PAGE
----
I take my time, blinking slowly, back at Toby, who doesn’t seem to love sitting on me as much as he does my sister.

He, like me, has spread his body across the cold floor.

Nearby, and even nearer now, Lucky approaches, loathe to allow Toby any lion’s share of affection.

“This house has a dog and a cat,” his underbite insists, “not a cat and a dog.”

Unlike Lucky, who cannot climb over gates, Toby wanders.

The excursions begin after meal times. They end before meal times.

We don’t see where they lead. Likely, they are traveled in curiosity, not for courtship.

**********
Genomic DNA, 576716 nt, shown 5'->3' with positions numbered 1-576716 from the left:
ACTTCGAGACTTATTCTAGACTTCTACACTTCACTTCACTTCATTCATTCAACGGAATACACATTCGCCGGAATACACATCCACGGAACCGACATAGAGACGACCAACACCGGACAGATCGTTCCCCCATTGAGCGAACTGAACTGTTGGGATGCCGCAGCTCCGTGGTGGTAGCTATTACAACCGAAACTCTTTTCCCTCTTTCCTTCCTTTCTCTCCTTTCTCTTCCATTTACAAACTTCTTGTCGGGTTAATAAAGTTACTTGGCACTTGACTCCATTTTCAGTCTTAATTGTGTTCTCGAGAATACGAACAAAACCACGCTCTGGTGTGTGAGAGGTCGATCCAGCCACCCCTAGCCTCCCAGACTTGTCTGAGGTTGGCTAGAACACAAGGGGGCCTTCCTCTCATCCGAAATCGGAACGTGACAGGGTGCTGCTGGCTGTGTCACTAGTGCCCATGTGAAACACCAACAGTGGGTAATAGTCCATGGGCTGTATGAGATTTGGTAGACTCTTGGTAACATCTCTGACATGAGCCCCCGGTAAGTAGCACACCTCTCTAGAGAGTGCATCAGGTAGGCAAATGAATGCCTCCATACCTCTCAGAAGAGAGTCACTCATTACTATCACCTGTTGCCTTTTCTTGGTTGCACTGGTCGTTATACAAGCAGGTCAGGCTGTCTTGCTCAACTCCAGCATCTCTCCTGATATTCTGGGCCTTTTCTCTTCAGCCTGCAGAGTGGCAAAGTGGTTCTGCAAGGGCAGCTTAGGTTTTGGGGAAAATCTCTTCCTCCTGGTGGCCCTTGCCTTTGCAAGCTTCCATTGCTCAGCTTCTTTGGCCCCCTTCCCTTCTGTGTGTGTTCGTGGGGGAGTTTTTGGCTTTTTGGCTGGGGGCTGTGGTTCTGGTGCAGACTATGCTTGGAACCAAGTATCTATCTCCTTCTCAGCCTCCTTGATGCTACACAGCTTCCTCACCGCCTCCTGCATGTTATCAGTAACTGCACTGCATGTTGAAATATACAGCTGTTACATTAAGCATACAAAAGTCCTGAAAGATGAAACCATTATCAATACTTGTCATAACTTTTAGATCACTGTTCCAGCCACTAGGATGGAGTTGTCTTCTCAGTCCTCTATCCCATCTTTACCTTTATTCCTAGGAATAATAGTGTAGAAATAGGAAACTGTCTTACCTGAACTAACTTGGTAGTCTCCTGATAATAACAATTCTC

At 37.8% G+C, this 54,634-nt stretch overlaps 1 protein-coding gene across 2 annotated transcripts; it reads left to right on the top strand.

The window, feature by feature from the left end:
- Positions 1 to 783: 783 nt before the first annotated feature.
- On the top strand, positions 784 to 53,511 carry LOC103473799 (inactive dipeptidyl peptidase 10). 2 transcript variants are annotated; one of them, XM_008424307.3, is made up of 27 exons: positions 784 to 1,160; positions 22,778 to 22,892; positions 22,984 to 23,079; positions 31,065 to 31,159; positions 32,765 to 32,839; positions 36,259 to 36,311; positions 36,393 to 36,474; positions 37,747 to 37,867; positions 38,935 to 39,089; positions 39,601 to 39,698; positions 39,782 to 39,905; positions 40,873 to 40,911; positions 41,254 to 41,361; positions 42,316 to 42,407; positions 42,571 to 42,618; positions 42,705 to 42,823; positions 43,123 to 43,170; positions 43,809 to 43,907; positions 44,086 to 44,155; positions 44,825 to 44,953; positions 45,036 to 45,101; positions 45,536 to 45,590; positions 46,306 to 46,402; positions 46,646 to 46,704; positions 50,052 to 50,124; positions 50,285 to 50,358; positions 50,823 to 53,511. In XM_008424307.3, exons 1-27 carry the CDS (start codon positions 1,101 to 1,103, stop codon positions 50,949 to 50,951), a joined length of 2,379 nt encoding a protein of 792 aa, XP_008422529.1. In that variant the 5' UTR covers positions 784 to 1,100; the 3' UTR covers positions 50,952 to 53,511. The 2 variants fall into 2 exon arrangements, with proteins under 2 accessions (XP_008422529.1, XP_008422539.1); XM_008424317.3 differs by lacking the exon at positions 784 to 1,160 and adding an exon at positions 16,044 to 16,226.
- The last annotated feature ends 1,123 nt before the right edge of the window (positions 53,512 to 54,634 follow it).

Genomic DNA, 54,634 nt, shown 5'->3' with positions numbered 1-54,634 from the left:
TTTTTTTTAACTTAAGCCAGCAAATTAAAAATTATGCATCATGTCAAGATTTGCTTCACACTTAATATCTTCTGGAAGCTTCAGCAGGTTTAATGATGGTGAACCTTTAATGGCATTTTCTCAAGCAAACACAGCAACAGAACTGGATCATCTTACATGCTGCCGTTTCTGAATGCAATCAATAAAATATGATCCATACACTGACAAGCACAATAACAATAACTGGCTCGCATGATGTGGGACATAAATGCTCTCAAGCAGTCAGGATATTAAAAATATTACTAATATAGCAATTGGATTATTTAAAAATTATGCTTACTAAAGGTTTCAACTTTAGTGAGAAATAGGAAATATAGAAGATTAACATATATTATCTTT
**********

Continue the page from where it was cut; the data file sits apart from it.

We never see Toby purr for other felines, not like that one pair of cats a few houses away. Cleopatra and Anthony, with eyes burning through the gate that separates them.

It is unconfirmed whether they let such a thing as a gate obstruct their union.

Meanwhile, I have a finger on the pads of Toby’s paw, and a hand behind Lucky’s ears. Tandem touching comes naturally.

“Lucky, why are you so silly?” His eyes are glazed and unblinking, as if asleep or in screensaver.

“And you, why so naughty?” Impatient for further questioning, Toby stretches, stands, and slinks away.

Instantly, Lucky scrambles to his feet, padding after his master’s master.

At once abandoned and alone, I roll over, then roll back onto my belly, procrastinating my next move.

“Don’t lie on the floor,” my grandpa used to say, “the cold will get to your bones.”

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